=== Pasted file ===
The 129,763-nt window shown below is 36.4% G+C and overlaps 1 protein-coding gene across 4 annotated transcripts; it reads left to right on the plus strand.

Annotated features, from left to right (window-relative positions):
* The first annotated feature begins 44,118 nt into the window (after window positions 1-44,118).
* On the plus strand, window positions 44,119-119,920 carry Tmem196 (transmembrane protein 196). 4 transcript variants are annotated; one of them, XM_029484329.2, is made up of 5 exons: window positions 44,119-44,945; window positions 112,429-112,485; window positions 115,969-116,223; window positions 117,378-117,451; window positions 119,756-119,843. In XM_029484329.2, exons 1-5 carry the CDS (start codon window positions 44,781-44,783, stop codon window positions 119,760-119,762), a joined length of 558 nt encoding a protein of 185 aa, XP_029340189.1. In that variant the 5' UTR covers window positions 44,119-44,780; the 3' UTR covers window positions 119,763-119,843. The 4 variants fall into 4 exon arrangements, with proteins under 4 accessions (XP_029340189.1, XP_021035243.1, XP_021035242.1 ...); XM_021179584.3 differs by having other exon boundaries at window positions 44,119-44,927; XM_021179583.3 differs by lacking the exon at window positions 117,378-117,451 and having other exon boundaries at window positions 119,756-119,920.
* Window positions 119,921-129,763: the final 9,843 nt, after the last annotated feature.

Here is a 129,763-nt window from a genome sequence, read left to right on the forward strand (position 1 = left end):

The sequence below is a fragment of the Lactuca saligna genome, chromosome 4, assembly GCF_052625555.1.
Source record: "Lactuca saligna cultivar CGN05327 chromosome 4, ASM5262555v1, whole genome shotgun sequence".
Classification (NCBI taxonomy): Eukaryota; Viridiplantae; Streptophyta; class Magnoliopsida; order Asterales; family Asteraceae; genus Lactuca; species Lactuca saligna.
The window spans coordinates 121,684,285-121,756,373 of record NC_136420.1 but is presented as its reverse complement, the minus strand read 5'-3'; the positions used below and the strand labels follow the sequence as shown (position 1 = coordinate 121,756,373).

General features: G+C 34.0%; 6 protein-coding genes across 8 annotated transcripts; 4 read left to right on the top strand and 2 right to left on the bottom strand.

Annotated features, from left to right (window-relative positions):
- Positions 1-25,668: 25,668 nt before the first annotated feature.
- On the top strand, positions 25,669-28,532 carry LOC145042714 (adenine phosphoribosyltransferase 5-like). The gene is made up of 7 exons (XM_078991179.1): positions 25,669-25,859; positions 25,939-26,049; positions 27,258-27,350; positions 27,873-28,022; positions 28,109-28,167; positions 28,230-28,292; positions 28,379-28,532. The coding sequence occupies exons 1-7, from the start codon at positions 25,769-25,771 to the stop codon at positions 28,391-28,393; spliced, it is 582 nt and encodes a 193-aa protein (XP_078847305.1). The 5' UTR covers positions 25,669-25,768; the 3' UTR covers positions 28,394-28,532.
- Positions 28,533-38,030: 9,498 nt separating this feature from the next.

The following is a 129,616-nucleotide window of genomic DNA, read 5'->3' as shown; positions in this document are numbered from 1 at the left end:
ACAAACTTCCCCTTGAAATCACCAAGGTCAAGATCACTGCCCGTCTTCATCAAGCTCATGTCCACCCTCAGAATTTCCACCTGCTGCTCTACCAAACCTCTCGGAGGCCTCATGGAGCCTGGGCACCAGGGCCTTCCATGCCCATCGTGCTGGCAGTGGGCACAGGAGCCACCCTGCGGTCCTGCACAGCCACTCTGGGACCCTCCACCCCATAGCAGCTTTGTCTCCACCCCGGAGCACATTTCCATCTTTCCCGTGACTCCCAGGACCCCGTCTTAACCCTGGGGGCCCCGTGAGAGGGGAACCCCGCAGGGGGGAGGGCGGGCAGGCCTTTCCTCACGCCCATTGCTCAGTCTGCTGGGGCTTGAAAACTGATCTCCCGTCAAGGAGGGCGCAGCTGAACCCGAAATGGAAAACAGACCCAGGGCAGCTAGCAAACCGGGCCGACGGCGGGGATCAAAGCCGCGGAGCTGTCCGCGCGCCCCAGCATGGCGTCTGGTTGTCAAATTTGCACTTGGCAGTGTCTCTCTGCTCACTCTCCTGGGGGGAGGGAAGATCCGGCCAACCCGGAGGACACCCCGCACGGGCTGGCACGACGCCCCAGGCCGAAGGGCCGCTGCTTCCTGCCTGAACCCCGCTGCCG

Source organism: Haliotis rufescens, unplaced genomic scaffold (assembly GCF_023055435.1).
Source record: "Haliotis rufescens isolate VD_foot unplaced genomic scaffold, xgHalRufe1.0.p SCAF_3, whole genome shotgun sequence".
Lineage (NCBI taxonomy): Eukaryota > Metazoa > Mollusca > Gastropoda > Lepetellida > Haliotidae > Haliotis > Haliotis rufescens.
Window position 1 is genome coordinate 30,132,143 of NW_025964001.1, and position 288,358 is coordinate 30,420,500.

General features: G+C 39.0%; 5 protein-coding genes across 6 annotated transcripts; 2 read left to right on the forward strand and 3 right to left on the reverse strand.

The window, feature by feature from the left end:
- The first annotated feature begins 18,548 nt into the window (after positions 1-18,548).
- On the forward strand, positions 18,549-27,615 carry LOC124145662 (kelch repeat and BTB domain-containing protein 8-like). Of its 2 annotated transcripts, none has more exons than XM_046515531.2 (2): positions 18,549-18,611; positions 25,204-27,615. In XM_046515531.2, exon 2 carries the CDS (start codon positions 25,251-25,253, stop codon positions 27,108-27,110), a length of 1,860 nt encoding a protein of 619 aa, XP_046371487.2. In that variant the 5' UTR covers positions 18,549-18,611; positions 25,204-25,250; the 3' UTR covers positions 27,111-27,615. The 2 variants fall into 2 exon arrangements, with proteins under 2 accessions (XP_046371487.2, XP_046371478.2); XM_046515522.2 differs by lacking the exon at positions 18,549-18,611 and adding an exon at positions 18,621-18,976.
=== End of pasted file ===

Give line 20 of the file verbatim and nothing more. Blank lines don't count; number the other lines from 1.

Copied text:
Lineage (NCBI taxonomy): Eukaryota > Metazoa > Mollusca > Gastropoda > Lepetellida > Haliotidae > Haliotis > Haliotis rufescens.